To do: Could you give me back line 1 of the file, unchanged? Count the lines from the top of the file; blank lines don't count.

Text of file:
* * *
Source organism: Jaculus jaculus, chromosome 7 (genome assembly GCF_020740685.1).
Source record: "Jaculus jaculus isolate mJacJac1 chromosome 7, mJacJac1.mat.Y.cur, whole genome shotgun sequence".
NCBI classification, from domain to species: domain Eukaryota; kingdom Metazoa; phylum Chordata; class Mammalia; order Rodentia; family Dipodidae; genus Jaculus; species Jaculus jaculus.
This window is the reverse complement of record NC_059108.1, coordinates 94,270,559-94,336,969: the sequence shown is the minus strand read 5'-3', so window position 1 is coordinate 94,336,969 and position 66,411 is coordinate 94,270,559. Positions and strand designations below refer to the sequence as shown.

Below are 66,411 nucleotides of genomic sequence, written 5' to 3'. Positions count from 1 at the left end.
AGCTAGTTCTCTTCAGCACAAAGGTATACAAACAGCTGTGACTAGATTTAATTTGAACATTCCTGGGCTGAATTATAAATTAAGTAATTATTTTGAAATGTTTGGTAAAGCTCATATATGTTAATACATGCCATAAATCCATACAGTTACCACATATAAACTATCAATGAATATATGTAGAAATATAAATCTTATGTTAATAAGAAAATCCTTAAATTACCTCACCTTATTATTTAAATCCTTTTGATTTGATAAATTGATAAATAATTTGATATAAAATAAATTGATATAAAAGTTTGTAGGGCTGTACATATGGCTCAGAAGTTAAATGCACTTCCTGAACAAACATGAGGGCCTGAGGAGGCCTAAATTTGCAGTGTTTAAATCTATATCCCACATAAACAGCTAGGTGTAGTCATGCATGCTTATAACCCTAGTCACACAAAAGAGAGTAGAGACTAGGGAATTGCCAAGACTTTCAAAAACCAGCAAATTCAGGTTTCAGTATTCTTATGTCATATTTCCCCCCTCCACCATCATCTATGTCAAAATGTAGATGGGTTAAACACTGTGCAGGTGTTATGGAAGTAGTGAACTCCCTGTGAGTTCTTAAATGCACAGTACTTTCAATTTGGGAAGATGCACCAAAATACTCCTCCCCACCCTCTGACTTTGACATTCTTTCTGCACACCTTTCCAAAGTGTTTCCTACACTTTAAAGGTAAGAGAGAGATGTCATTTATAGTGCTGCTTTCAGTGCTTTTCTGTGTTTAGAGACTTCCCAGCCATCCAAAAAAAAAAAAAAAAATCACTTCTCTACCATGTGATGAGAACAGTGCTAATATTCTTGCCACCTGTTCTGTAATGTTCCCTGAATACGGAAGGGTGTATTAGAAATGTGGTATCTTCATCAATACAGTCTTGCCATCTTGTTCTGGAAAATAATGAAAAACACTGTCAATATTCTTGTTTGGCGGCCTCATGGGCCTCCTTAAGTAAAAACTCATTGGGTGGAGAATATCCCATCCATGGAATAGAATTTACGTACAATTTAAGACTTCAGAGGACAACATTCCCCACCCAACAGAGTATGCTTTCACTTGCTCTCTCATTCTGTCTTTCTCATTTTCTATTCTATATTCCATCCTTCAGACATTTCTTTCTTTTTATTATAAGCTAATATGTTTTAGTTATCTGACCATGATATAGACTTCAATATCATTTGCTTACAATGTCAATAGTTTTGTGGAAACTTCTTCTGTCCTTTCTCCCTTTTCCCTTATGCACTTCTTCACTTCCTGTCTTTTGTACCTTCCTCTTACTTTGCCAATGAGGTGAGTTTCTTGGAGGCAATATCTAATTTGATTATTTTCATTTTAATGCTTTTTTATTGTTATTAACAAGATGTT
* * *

Source organism: Jaculus jaculus, chromosome 7 (genome assembly GCF_020740685.1).